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‘Gora’

Shri Goparaju Ramachandra Rao (aka Gora) (1902-1975)

Indian social reformer, rationalist and atheist

Shri Goparaju Ramachandra Rao is a paramount example of how an atheistic stance can provide the basis for humanity’s advancement. Gora from a relatively early age decided on a life devoted to atheism. In his books on the subject including Atheism Questions and Answers, An Atheist with Gandhi, andPositive Atheism, he attempted to portray, promote and explain atheism in a more favourable light. The great Mahatma Gandhi himself, with whom Gora – as a result of their shared goal of social progress – stroke up a close relationship, was quick to question Gora on the issue of atheism, challenging Gora to differentiate between it and godlessness. Gora, not unaccustomed to having to defend his particular view, replied as follows:

“Godlessness is negative. It merely denies the existence of god. Atheism is positive. It asserts the condition that results from the denial of god.”

“Atheism bears a positive significance in the practice of life. Belief in god implies subordination of man to the divine will. In Hindu thought man’s life is subordinated to karma or fate. In general, theism is the manifestation of the feeling of slavishness in man. Conversely, atheism is the manifestation of the feeling of freedom in man. Thus theism and atheism are opposite and they represent the opposite feelings, namely, dependence and independence respectively.”

Gora was not satisfied with merely upholding atheism with words. It is his actions which provide us with his greatest contribution to Indian society specifically and humanity in general. Born into a high caste Orthodox Hindu family and marrying Saraswathi in 1922 when she was only 10 (their religion dictated at that time that girls must marry pre-puberty), Gora was exposed to the inadequacies of societal practices in India. His campaigns – underpinned by atheism throughout – strove to abolish both the caste system with its ‘untouchables’, and the idea of ‘karma’ or divine fate. A quote from his work in 1973 provides us with his reasoning behind the atheistic nature of his social work and an additional propagation of this view point:

“…atheism shifts the basis of morality from faith in god to obligations of social living. Moral conduct is not a passport to heaven; it is social necessity.”

“Atheism alone is the surest way to morality”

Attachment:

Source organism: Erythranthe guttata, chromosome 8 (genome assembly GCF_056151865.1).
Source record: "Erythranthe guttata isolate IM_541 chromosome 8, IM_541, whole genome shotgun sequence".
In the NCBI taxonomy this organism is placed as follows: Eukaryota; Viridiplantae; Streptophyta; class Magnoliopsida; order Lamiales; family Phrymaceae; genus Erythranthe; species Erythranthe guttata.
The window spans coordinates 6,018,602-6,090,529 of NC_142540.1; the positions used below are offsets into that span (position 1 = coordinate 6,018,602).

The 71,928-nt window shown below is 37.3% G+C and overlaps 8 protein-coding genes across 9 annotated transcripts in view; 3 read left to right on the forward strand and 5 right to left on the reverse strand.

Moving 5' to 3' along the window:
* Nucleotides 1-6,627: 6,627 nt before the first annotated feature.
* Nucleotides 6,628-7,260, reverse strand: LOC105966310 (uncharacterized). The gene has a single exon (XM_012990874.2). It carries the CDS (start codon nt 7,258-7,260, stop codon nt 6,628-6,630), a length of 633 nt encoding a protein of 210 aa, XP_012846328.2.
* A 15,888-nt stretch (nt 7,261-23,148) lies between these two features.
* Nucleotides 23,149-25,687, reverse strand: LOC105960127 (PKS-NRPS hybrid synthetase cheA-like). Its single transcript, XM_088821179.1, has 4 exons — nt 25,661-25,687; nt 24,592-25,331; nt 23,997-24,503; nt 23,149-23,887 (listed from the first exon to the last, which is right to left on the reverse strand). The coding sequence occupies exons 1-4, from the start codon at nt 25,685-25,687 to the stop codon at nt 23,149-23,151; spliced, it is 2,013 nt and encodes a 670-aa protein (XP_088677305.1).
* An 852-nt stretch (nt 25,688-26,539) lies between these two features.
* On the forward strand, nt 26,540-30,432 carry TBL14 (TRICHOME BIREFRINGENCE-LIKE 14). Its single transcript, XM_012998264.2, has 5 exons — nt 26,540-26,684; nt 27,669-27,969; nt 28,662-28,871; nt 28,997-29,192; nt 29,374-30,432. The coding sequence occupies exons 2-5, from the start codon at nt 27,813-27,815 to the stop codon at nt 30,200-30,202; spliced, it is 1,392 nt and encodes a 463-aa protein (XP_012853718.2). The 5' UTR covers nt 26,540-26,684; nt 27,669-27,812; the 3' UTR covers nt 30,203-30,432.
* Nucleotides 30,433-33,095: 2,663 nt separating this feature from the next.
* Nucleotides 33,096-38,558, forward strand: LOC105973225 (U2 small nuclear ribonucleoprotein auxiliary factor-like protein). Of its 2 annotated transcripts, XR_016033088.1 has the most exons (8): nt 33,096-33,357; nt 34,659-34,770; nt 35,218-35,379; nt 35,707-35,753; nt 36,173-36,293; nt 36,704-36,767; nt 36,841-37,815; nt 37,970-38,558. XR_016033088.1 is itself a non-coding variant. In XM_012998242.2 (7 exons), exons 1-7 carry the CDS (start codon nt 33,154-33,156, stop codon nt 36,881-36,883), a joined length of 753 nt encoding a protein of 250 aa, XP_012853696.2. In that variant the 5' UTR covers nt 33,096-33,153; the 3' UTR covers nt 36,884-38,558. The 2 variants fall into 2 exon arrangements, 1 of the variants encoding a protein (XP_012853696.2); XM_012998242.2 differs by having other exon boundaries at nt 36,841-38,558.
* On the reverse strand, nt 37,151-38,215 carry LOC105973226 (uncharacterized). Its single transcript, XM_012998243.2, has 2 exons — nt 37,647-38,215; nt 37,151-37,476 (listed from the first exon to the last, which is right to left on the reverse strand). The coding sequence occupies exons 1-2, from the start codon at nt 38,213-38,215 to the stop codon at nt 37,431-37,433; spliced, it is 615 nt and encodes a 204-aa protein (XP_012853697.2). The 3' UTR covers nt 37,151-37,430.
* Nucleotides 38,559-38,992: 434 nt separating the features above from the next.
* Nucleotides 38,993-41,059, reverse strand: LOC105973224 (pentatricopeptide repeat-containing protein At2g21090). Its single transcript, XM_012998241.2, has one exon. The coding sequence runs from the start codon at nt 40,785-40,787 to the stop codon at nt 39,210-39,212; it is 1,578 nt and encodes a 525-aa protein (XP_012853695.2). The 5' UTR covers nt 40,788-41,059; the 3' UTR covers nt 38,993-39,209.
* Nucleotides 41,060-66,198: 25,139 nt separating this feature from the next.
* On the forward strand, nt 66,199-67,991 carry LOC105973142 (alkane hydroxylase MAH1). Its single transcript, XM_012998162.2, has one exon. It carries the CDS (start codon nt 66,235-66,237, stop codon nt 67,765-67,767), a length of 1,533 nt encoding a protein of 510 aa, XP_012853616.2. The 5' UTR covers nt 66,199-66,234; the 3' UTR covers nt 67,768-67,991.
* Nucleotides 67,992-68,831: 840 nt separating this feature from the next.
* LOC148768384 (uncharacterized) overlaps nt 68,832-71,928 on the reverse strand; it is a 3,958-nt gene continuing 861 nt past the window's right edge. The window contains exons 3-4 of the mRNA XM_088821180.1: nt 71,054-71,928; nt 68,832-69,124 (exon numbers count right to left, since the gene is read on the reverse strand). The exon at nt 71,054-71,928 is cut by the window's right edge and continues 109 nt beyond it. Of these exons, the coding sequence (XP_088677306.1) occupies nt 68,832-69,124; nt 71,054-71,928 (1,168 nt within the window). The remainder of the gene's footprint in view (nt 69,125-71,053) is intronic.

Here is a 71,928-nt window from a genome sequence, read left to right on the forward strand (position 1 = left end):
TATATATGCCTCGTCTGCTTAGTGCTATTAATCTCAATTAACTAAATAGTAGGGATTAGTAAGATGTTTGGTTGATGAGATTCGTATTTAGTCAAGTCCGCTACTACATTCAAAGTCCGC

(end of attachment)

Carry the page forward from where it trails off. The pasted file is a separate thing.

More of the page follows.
From Atheism Questions and Answers

After being forced to give up his profession as a college lecturer in 1940 for expressing his views on atheism, Gora along with his wife Saraswathi co-founded the Atheist Centre. He engaged himself in the promotion of adult education and the eradication of ‘untouchability’. The atheistic ethos remained essential as Gora explained at the time:

“We take man as man. Thus by discarding the labels and mixing up people in the general stream of humanity, we hope to remove ‘untouchability’ also.”

“I find that the atheistic outlook provides a favourable background for cosmopolitan practices. Acceptance of atheism at once pulls down caste and religious barriers between man and man. There is no longer a Hindu, a Muslim or a Christian. All are human beings. Further, the atheistic outlook puts man on his legs. There is neither divine will nor fate to control his actions. The release of free will awakens Harijans and the depressed classes from the stupor of inferiority into which they were pressed all these ages when they were made to believe that they were fated to be untouchables. So I find the atheistic outlook helpful for my work. The results justify my choice.”

From An Atheist with Gandhi

The Atheist Centre to this day provides counselling and promotes intercaste and casteless marriages. Owing largely to the dedication of Saraswathi who herself became wholly committed to atheism, its impact on day-to-day life in India cannot be overstated. The centre also works to abolish child marriages, provides aid to prostitutes, unwed mothers and vulnerable women, explodes superstitious beliefs by holding firewalking demonstrations and debunking other ‘miracles’, educates against belief in witchcraft and sorcery, promotes sexual education and family planning and many other reforms. The original atheistic theme of the establishment has been maintained; it continues close relationships with numerous atheist, humanist and rationalist organisations around the world with the common cause of spreading rationalistic thinking and cultivating scientific outlook. The international Humanist Award 1986 was awarded to the Atheist Centre and Saraswathi herself was the recipient of the G.D.Birla International Award for Humanism in 2000.

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